Environmental data will be visible, accessible and independently understandable to users, except where limited by law, regulation, policy (such as those applicable to personally identifiable information or protected critical infrastructure information or proprietary trade information) or by security requirements.
Accordingly, data and information collected and/or created under Sea Grant grants and cooperative agreements must be made visible, accessible, and independently understandable to general users, free of charge or at minimal cost, in a timely manner (typically no later than two years after the data are collected or created).
No action by proposers regarding this policy is required for submission of pre-proposals. However, proposers should understand that in the Full Proposal stage, the Principal Investigator will be required to address this requirement explicitly and explain how data and metadata will be stored and provided, upon request.
For Further Information
Prospective investigators should contact their state Sea Grant program regarding possible research ideas and partnerships:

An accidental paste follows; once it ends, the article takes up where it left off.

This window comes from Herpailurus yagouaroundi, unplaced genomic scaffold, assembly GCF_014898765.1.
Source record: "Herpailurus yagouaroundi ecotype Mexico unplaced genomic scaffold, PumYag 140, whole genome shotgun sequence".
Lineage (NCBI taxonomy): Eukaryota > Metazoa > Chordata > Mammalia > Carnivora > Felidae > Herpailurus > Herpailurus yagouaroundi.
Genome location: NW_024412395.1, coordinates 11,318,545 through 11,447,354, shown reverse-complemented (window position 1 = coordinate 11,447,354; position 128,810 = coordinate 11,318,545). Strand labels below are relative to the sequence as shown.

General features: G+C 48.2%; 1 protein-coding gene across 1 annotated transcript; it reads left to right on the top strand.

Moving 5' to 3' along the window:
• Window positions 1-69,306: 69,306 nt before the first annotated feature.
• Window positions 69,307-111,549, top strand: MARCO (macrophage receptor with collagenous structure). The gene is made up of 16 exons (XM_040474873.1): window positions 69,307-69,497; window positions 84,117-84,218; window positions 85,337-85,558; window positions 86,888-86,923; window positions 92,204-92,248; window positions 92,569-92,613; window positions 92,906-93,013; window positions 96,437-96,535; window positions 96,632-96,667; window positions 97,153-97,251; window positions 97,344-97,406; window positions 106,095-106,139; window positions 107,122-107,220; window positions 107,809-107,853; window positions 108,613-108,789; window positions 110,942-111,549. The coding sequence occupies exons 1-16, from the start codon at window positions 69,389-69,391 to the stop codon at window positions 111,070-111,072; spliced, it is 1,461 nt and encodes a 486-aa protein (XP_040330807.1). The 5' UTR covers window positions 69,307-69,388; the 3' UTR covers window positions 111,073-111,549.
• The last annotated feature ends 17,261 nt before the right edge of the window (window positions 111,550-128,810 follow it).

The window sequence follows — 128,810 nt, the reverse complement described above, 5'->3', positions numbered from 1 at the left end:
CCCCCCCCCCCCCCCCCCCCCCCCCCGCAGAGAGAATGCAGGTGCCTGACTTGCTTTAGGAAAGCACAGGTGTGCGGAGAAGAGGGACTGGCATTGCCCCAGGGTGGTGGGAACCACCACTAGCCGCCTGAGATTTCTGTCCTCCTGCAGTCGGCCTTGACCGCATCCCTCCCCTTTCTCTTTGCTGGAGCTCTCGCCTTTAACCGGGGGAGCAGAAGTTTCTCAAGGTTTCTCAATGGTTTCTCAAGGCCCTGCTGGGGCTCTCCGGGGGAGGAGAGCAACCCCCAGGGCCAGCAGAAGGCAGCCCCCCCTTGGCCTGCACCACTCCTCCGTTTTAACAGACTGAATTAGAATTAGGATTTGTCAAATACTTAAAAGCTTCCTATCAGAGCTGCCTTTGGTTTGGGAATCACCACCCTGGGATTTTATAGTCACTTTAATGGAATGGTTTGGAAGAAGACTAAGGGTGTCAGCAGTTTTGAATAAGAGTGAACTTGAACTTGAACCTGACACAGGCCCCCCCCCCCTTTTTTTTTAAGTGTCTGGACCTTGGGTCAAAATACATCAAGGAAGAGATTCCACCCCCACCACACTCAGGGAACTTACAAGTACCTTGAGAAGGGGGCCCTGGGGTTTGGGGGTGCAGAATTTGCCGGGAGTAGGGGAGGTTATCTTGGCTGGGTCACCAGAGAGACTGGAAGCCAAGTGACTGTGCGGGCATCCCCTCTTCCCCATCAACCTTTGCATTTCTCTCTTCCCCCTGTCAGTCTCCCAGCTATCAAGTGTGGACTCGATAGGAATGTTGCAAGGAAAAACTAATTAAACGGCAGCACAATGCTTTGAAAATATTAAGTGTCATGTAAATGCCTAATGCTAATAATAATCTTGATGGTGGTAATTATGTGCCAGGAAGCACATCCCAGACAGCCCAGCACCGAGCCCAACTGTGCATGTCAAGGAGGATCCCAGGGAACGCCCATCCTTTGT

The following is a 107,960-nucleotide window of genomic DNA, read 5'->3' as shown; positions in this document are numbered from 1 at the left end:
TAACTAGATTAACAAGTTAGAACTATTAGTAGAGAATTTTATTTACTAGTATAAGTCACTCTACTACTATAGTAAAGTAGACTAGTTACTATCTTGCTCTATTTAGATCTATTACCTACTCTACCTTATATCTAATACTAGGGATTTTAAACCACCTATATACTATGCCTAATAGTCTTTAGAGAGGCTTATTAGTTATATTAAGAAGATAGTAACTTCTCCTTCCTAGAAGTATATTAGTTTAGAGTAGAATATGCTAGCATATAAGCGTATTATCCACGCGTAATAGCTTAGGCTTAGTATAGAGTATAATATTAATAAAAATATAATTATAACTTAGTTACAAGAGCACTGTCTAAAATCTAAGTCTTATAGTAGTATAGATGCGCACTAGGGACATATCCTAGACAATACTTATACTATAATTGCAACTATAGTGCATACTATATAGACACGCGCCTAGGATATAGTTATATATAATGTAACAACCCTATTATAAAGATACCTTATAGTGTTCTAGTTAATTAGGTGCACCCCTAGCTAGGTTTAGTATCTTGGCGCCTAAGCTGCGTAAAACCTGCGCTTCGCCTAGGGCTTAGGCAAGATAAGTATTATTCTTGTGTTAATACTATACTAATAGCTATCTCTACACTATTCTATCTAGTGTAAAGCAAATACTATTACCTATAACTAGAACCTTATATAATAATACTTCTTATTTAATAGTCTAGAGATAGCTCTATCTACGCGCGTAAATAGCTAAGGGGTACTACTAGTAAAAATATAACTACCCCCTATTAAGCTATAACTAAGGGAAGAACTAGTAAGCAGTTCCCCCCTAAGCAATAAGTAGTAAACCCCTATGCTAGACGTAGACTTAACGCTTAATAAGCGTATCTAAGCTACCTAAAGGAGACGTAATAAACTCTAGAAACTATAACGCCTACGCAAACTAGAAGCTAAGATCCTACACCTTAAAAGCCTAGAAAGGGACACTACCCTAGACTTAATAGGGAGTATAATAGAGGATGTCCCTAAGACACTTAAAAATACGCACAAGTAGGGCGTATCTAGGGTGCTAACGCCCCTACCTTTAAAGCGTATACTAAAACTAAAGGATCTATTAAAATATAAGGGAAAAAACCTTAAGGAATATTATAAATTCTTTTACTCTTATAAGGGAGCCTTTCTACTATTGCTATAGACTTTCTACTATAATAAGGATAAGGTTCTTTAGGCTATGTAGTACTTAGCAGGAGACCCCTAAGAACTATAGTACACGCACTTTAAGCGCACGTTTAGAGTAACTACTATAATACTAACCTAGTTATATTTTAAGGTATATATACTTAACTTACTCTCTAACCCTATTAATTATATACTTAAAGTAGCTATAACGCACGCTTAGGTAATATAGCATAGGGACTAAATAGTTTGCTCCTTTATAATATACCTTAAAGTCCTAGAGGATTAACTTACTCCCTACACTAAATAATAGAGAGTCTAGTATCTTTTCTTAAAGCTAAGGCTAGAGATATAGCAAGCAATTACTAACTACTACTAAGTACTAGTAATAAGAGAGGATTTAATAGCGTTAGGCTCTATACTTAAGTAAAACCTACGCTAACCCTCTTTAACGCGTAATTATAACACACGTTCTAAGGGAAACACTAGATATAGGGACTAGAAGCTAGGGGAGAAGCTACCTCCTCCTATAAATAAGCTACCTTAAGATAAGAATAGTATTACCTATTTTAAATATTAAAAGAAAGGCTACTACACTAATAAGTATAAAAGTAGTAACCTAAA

Penny Dalton, Director
Raechel Waters, Assistant Director for Research
Washington Sea Grant
University of Washington
3716 Brooklyn Ave. N.E.
Seattle, WA 98105
Stephen Brandt, Director
Oregon Sea Grant
Oregon State University
1600 SW Western Blvd., Suite 350
Corvallis, Oregon 97333
James Eckman, Director
Shauna Oh, Associate Director
California Sea Grant
University of California
9500 Gilman Dr., 0232 La Jolla, CA 92093-0232
University of Southern California
Linda Duguay, Director
Phyllis Grifman, Associate Director
USC Sea Grant
University of Southern California
Los Angeles, CA 90089-0373
For questions related to the mechanics of proposal submission:
Budget Questions/ Matching Funds Issues:
Rose Madson, Business Manager - email@example.com
Pre-proposal Format/Content Questions:
Carol Bailey-Sumber, Grants Specialist - firstname.lastname@example.org
Jim Eckman, Director - email@example.com
eSeaGrant Submission Questions:
Roberto Chavez, Programmer - firstname.lastname@example.org